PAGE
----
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THOMAS FLATMAN was born in 1633. He has been honored by Wood with the title of an eminent poet; and though his writings may not entitle him to such a distinction, there is still sufficient beauty in his pieces to show that the censure bestowed on him by some recent critics is wholly undeserved. He died in 1688. Addison borrowed the first of his minor poems from Flatman's “ Thought of Death.”
HYMN FOR THE MORNING.
AWAKE, my soul! awake, mine eyes!
and see the unwearied sun,
My life unblameable and pure ; That when the last of all my days is come, Cheerful and fearless I may
FOR THE EVENING.
SLEEP! downy sleep! come close mine eyes,
On your soft bosom will I lie,
A THOUGHT OF DEATH.
When on my sickbed I languish,
Panting, groaning, speechless, dying,
Oh tell me, you
What shall I do! What shall I think, when cruel death appears, That may extenuate my
fears! Methinks I hear some gentle spirit say,
Be not fearful, come away! Think with thyself that now thou shalt be free, And find thy long-expected liberty ; Better thou mayst, but worse thou canst not be Than in this vale of tears and misery. Like Cæsar, with assurance then come on, And unamazed attempt the laurel crown That lies on th' other side death's rubicon.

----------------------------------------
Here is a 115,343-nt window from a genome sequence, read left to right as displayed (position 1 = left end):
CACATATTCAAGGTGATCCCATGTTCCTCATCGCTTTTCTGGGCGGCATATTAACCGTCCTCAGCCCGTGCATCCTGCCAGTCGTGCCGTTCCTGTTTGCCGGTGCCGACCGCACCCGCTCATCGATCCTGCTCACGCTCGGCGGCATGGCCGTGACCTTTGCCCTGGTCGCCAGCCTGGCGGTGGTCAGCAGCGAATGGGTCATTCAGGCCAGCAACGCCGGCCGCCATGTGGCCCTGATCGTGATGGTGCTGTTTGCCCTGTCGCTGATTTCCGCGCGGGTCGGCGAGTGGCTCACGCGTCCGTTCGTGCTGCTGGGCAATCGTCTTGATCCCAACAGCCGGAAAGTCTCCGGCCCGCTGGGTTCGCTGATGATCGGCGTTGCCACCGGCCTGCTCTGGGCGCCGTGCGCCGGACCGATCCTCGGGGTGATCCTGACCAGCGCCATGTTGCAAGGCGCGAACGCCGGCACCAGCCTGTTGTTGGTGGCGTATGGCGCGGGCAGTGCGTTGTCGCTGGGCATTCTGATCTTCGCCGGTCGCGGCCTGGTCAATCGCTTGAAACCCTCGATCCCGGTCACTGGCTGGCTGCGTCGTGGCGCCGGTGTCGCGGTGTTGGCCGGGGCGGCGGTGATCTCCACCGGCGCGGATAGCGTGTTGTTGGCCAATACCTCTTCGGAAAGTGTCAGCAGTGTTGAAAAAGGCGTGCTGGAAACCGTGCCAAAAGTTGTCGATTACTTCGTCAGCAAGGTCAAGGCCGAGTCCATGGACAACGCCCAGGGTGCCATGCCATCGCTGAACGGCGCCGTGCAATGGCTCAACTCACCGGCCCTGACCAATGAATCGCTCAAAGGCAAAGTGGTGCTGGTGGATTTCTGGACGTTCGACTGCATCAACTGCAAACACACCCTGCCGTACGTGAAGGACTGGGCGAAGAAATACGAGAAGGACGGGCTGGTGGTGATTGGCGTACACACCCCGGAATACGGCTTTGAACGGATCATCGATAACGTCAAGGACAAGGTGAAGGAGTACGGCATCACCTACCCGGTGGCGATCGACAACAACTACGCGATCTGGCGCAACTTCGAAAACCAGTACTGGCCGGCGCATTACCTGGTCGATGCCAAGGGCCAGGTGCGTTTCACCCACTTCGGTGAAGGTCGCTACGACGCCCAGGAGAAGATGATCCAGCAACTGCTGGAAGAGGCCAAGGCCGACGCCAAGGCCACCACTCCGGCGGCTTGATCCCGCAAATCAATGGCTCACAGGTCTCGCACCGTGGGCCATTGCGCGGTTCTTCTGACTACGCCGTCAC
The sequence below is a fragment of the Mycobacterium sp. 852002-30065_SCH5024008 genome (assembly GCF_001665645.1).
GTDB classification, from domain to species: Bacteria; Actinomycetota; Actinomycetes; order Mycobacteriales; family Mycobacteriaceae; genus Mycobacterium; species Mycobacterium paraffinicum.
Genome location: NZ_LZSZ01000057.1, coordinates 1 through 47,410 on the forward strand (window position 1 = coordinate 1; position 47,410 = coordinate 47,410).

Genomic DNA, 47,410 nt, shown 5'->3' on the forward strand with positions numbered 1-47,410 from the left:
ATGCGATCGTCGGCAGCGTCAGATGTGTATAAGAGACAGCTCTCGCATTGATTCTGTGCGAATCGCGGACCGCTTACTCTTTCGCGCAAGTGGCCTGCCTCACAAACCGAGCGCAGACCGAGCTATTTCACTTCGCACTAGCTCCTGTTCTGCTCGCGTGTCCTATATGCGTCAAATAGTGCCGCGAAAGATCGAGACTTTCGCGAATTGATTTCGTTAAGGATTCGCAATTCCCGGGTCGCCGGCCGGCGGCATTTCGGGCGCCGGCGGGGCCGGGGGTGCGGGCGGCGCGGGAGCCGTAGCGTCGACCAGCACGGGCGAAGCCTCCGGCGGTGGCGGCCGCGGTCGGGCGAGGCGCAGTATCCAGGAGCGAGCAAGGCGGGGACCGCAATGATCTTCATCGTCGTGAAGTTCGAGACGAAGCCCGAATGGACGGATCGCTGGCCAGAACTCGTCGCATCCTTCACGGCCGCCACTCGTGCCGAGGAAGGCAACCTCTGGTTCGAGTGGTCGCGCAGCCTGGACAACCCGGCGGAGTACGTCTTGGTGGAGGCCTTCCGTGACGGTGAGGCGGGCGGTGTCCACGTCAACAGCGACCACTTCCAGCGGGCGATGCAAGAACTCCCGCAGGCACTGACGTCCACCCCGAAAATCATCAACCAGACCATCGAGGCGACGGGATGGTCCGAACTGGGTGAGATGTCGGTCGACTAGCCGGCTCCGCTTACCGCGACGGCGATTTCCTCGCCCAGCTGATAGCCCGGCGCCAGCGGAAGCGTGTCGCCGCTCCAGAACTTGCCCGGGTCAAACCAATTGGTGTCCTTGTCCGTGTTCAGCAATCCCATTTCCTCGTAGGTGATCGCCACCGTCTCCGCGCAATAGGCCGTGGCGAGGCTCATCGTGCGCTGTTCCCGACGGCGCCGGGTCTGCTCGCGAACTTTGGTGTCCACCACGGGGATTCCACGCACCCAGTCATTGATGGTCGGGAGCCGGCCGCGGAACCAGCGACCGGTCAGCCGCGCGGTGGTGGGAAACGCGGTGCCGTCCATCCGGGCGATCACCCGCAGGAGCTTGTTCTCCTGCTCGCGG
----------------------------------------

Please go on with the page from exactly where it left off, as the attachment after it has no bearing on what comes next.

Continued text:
REV. JOHN NORRIS.
John Norris, author of numerous theological works, and of “A Collection of Miscellanies, consisting of Poems, Essays, Discourses, and Letters,” was born in 1657. It has been justly said, that“ in the union of learning and logical argument with sublime piety, few have equalled Norris of Bemerton.” In his poem “ Transient Delight,” is the line,
Like angels' visits, short and bright, the original of the passage in Blair's “ Grave”.
Like angels' visits, few and far between.
FAREWELL fruition, thou grand, cruel chcat,
Thou mystery of fallacies.
So to the unthinking boy the distant sky
And yet 'twas long ere I could throughly see
But now he shall no more with shows deceive,
I care not, though it be
We poets can a license show
For every thing we do :
If now thy happy mind,
To attend to any thing so low,
As what I say or do,
Let not the blessed above
Fain would I thy sweet image see,
And sit and talk with thee,
Ah! what delight 'twould be
How should I thy sweet commune prize,
And other joys despise ;
I would not long detain
Nor should thy fellow-saints e'er know
Of thy escape below; ;
Sure heaven must needs thy love
Come, then, and recreate my sight
With rays of thy pure light; 'Twill cheer my eyes more than the lamps above.
But if fate's so severe,
(And by thy absence I shall know
Whether thy state be so,)